Consider taking a tour of the colleges you are interested in or virtual campus tours and envisioning yourself there. You can also speak with an admissions counselor or school representative during a tour or college fair. Consider your budget, scholarships, and application criteria to help narrow down selections.
Resist falling in love with just one school. It’s important to keep your options open until you know what kind of financial aid you might receive and get a realistic picture of your total out-of-pocket costs to earn your desired degree.
If I’m not pursuing college, what should I do?
In addition to a four-year university, there are numerous ways to continue your education after high school. Community college, trade, or vocational school—whether in-person or online –offer a wide selection of degrees, courses, and trainings in specific fields.
Some companies offer apprenticeships or on-the-job training programs to attract people for certain careers. Getting an entry-level job is another option that provides more time to develop practical skills while building a personal career development plan. Others might consider enlisting in the military. Some people find benefit in taking a gap year to work, travel or consider next steps in their education.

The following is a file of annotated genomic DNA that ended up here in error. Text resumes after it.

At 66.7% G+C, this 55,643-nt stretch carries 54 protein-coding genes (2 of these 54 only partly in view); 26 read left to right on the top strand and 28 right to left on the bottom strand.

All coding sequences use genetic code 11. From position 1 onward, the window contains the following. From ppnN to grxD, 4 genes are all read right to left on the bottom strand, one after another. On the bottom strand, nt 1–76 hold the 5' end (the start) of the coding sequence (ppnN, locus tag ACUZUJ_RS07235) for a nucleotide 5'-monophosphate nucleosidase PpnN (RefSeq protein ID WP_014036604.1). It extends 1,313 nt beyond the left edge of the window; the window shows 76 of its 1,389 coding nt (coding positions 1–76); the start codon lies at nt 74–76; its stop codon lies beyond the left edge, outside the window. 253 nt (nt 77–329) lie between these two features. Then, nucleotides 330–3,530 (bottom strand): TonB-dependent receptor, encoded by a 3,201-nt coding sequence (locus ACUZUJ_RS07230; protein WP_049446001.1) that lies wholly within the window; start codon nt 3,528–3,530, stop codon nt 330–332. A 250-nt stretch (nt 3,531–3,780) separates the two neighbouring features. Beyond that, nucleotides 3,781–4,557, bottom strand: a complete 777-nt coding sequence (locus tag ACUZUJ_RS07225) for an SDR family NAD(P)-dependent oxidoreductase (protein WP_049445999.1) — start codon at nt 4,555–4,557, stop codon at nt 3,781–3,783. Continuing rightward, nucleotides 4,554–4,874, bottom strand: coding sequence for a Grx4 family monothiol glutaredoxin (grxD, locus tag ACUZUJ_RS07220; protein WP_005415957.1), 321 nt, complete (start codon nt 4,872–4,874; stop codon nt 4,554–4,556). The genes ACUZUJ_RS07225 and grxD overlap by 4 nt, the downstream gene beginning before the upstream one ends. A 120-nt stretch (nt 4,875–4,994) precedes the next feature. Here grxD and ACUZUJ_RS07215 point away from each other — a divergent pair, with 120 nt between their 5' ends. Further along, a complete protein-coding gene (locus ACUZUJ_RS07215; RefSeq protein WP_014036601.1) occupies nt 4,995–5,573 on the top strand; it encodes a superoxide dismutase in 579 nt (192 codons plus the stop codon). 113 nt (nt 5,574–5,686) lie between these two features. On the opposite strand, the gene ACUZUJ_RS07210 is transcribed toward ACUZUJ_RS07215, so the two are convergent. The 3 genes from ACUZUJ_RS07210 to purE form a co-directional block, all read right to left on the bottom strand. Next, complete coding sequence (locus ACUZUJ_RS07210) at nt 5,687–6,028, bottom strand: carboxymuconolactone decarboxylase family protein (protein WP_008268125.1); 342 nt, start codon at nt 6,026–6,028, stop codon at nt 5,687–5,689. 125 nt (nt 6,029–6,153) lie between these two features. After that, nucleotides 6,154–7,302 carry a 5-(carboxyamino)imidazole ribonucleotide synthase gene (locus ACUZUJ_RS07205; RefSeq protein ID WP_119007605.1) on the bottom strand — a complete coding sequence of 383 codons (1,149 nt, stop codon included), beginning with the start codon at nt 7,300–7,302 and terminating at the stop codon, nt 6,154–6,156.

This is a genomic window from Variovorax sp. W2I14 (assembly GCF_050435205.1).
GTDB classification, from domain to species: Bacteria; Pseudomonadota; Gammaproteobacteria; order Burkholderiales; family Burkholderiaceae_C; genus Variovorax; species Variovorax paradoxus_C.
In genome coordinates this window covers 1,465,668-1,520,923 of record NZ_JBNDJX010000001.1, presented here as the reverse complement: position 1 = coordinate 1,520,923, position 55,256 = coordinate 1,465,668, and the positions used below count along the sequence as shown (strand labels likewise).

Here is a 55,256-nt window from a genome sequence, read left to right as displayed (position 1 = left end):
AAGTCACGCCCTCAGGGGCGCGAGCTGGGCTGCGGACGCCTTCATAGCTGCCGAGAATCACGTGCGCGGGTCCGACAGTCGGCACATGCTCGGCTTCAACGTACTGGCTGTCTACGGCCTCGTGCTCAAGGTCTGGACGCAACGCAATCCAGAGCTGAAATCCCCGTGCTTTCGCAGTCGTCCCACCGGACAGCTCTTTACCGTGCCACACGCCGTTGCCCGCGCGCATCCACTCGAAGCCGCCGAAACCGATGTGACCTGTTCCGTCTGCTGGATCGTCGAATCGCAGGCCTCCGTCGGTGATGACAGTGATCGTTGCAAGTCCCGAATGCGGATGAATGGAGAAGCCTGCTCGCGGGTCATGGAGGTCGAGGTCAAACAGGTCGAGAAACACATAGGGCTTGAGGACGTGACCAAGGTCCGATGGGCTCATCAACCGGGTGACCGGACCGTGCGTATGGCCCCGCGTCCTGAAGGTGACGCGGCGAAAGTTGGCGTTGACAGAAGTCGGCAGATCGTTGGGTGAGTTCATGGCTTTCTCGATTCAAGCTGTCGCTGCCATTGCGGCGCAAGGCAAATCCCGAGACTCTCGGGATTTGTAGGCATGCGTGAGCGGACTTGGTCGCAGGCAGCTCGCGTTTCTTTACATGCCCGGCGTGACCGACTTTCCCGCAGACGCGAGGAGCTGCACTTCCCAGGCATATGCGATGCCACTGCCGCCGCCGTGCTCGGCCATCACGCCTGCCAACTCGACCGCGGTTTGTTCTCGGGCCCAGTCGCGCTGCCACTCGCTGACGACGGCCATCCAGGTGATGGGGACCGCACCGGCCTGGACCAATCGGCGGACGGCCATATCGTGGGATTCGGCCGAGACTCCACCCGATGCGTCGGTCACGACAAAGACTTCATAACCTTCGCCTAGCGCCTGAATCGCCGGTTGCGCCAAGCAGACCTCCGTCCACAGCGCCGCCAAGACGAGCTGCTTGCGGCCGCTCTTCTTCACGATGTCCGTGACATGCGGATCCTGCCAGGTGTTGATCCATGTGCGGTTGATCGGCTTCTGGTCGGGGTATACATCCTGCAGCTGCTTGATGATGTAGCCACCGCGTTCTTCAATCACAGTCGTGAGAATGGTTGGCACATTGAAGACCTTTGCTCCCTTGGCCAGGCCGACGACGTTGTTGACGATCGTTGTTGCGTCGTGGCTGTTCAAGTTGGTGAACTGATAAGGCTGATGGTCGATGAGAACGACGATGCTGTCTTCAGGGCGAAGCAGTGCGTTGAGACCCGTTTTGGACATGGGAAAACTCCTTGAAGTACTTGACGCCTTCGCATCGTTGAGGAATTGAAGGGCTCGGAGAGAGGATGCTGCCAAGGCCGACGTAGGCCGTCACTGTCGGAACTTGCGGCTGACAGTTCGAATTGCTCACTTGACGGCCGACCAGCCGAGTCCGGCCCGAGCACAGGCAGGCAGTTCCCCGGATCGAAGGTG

How to figure out your future career
The good news is no one expects you to know your career when you’re a teenager—and your career can evolve over your working life. This is the time to explore, discover and wonder about the possibilities.
To figure out careers that might interest you, continue exploring career options that match with your passion and interests. Remember to think outside the box. Love sports? There are many careers in the sports industry beyond becoming a professional athlete. Love writing but aren’t sure you can make a living as a novelist? Know that there are diverse jobs that apply writing skills across all industries.
You got this!
Through Career Launch, youth get the chance to explore various careers based on their interests and talents, determine the corresponding educational path they need to pursue, and map out a plan for their future.
The program incorporates the three pillars of BGCCA’S Workforce Development Framework: